15 Minutes of Fame

Clintons vote on th Franklin Voting Booth

I’ve spent the better part of my career in Marketing, and at the risk of dating myself, this means I have planned, executed, and reported on everything from “dial for dollars” campaigns on dial telephones (yes, these are a real thing) to Google AdWords. And you know what? Unless you have products like Apple or Marketing budgets like Anheuser-Busch, it can be difficult to get noticed, especially online.   There are a lot of people out there competing to just get their voices heard… or their products into your homes… or their services on your “preferred provider list.” It’s easy to get overlooked amidst all of the digital noise.

So imagine my delight when I walked into work yesterday and discovered one of our presidential candidates voted on our flagship product, the Franklin Voting Booth, and therefore pictures and videos of our product were suddenly everywhere. And not just on obscure politico websites. We’re talking People Magazine! People!   And of course in a “the universe loves me” moment, the pictures went viral. Twitter, Facebook, YouTube, LinkedIn, Tumblr (is that still a thing?)… My phone exploded with family and friends asking, “Is that your voting booth?” For a brief moment, I felt just a little bit like a Kardashian (but with her clothes on).

Andy Warhol memorably said, “In the future, everyone will be world famous for fifteen minutes.” Turns out, he was right. But I think the sentiment behind Warhol’s comment missed the mark (voting pun intended).   It’s not the attention that matters. It’s what follows. And what’s followed for our company in the wake of this “product placement” is a wonderful outreach from our manufacturer, our customers, and our advocates. You see, while to many it’s an image of a presidential candidate voting on Election Day, to these individuals it’s an image of efficiency and accessibility. For the voters (including yesterday’s “celebrity”), the Franklin voting booth allows for multiple voters at a time, one of whom may have a disability. For the poll workers, that little four-station voting booth represents a user-friendly design – facilitating easy assembly and easy dismantling in the polling place. And for our employees, that little four-station voting booth represents a connection – to thousands of county clerks across the country who are charged with facilitating an expedient, accessible election experience for all of their residents and thus turn to Inclusion Solutions for products and guidance.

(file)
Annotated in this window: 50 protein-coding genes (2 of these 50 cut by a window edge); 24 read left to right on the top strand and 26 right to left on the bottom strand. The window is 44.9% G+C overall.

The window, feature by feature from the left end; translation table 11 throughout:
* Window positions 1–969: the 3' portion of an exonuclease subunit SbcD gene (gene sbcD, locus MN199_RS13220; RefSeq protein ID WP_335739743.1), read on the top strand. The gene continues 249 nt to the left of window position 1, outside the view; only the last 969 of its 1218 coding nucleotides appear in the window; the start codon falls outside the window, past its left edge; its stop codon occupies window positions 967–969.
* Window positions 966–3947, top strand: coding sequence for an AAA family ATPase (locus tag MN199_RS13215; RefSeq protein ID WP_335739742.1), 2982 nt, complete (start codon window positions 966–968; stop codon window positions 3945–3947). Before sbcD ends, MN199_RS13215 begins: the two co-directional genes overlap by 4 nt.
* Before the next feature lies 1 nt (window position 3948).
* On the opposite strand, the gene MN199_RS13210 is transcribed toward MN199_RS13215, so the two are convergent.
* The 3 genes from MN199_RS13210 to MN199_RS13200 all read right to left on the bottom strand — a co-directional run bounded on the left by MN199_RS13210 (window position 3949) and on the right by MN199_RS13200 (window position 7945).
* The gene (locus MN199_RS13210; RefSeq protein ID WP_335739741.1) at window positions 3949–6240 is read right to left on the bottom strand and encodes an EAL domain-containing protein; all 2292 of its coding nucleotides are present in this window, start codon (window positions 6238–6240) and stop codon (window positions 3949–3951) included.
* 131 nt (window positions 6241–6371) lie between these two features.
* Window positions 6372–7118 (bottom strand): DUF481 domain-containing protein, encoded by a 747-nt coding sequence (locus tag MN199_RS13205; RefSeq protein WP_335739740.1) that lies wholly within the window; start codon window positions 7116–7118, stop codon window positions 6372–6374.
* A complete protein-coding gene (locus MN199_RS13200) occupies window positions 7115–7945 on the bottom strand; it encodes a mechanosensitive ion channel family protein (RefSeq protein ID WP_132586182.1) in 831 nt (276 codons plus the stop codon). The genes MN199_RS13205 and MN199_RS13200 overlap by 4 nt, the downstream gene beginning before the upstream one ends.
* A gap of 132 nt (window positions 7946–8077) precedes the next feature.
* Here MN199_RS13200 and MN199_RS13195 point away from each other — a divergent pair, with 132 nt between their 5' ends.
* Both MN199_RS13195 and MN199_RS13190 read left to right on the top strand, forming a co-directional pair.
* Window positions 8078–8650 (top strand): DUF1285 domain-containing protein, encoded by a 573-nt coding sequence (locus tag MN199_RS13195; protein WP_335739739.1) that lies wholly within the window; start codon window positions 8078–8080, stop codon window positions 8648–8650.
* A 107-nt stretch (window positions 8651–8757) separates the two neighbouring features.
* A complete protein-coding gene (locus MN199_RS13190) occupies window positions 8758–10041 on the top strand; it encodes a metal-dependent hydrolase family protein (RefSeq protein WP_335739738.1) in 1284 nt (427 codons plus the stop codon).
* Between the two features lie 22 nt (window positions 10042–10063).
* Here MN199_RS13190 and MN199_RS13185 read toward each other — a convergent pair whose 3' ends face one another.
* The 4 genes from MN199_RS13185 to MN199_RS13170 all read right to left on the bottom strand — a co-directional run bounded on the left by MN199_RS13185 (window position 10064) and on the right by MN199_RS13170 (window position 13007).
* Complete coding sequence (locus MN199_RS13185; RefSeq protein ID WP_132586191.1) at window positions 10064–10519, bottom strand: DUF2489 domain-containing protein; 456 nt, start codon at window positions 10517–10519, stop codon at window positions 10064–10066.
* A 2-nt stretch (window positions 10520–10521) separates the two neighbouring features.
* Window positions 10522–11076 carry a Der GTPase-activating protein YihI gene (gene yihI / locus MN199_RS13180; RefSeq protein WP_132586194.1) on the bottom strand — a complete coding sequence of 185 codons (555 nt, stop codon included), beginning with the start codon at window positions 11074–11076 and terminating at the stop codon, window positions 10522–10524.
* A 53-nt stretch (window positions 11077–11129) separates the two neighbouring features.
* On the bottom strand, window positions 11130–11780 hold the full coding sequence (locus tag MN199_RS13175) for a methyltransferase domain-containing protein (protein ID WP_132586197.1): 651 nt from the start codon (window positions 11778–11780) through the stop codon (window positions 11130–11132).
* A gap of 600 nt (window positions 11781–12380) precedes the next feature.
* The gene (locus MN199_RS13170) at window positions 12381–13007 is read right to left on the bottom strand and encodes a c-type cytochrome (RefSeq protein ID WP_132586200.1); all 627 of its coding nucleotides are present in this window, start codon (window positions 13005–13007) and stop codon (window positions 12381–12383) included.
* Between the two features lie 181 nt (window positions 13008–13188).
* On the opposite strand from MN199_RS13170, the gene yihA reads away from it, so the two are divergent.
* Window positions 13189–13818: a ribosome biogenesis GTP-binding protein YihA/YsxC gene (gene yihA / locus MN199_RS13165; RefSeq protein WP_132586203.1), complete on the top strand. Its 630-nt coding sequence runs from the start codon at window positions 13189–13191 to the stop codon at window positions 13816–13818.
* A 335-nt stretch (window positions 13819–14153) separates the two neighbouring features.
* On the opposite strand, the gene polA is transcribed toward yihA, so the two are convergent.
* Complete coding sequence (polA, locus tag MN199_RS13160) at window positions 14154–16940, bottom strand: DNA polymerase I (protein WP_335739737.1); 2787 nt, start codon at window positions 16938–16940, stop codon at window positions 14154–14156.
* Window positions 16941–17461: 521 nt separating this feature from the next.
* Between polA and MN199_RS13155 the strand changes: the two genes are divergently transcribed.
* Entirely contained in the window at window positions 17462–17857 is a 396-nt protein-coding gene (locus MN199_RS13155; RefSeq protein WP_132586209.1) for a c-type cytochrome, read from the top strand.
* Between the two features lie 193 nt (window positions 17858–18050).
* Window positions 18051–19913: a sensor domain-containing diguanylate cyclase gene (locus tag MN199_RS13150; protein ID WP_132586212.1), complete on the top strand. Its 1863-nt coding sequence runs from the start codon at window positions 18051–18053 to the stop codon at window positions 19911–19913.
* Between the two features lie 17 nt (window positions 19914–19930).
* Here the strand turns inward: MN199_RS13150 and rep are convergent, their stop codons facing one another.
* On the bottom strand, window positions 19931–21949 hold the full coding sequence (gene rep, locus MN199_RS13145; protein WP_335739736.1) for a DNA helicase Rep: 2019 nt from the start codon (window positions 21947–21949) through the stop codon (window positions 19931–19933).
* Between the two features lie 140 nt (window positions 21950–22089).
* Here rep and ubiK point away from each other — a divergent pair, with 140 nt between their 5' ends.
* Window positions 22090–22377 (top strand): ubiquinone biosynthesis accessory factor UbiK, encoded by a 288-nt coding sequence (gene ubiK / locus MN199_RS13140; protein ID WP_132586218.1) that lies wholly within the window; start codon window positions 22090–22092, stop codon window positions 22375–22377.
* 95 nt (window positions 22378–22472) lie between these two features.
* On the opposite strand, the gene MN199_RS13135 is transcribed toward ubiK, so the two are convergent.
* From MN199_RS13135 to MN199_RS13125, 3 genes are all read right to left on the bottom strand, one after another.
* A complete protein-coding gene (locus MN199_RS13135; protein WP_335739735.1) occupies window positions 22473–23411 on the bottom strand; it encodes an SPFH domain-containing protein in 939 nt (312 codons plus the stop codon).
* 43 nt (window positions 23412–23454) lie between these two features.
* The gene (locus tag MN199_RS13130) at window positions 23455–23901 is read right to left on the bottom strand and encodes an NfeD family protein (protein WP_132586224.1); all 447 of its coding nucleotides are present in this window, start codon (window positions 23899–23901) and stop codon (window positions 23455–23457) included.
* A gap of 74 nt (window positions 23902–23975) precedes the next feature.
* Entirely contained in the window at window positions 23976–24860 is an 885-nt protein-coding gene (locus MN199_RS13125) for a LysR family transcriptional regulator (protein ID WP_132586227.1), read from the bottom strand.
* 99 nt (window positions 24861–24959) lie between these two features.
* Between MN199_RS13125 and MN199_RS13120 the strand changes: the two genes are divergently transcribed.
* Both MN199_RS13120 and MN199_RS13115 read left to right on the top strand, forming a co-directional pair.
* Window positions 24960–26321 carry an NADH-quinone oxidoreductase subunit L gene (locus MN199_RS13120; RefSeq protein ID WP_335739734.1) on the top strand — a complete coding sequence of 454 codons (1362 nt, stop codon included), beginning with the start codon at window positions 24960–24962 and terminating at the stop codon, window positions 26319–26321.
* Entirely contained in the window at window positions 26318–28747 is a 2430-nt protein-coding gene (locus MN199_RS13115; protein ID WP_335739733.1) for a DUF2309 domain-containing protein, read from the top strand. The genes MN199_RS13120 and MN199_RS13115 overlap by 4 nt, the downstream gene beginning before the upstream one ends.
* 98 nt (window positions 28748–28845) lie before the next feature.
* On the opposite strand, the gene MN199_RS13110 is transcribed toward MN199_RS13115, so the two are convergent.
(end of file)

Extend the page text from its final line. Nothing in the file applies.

So thank you to the Westchester Counties, to the People Magazines, and to the tweeters, posters, emailers, and callers.   You made this Marketer’s day. Nah… if you only get 15 minutes, then you probably made this Marketer’s career.

Leave a Reply

Your email address will not be published.